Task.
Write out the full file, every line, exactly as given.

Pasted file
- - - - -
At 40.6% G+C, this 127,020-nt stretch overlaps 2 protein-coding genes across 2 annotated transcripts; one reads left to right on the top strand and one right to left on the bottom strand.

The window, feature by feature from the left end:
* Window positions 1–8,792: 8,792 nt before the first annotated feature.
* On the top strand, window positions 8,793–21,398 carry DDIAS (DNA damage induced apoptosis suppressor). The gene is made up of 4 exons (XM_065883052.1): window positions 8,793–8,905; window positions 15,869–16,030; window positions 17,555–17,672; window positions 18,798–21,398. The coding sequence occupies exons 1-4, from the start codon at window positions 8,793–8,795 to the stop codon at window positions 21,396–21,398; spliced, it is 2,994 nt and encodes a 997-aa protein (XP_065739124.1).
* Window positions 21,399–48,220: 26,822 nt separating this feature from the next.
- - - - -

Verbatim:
At 40.6% G+C, this 127,020-nt stretch overlaps 2 protein-coding genes across 2 annotated transcripts; one reads left to right on the top strand and one right to left on the bottom strand.

The window, feature by feature from the left end:
* Window positions 1–8,792: 8,792 nt before the first annotated feature.
* On the top strand, window positions 8,793–21,398 carry DDIAS (DNA damage induced apoptosis suppressor). The gene is made up of 4 exons (XM_065883052.1): window positions 8,793–8,905; window positions 15,869–16,030; window positions 17,555–17,672; window positions 18,798–21,398. The coding sequence occupies exons 1-4, from the start codon at window positions 8,793–8,795 to the stop codon at window positions 21,396–21,398; spliced, it is 2,994 nt and encodes a 997-aa protein (XP_065739124.1).
* Window positions 21,399–48,220: 26,822 nt separating this feature from the next.